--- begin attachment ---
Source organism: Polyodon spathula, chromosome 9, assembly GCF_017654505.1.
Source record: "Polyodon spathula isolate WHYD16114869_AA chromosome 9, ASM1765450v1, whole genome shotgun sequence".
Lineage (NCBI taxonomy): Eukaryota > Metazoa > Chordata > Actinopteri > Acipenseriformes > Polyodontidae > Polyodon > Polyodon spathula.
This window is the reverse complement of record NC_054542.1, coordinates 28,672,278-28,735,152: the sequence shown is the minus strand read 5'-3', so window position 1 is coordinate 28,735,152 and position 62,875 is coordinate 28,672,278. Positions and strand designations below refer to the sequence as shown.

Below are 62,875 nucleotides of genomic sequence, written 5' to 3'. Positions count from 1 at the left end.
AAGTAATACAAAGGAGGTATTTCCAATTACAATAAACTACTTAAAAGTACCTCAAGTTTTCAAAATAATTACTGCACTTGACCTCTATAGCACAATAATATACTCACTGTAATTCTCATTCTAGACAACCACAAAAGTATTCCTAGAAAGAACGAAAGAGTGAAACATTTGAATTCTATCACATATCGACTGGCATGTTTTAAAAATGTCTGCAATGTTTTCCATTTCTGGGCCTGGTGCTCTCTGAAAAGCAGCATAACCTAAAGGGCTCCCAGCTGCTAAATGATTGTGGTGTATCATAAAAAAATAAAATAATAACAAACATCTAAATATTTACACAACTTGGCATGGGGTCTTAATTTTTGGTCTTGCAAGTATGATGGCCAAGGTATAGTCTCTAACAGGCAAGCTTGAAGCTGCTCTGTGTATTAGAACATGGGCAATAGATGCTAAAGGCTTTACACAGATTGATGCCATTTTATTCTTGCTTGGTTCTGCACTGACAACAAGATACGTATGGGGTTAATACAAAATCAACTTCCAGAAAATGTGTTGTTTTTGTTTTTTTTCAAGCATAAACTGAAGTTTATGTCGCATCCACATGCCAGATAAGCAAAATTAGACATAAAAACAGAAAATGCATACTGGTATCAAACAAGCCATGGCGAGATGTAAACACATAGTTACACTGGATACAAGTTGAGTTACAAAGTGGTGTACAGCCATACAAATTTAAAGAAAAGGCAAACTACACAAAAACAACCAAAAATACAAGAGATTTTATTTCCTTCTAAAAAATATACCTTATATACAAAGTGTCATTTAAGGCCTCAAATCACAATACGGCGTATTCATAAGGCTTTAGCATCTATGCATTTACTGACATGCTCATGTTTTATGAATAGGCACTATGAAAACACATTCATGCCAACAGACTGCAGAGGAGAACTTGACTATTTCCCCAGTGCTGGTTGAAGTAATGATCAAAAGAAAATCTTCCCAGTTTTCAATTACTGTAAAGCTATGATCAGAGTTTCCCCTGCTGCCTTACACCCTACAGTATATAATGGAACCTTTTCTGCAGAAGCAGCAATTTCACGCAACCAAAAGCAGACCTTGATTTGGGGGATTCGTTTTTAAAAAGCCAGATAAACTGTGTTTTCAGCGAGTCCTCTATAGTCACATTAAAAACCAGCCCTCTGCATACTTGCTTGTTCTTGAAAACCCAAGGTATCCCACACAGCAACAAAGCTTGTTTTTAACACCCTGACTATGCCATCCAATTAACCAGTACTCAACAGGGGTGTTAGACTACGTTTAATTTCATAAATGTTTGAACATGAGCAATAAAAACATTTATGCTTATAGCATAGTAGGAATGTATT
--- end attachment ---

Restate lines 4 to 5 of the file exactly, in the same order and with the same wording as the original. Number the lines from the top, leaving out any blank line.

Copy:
This window is the reverse complement of record NC_054542.1, coordinates 28,672,278-28,735,152: the sequence shown is the minus strand read 5'-3', so window position 1 is coordinate 28,735,152 and position 62,875 is coordinate 28,672,278. Positions and strand designations below refer to the sequence as shown.

Below are 62,875 nucleotides of genomic sequence, written 5' to 3'. Positions count from 1 at the left end.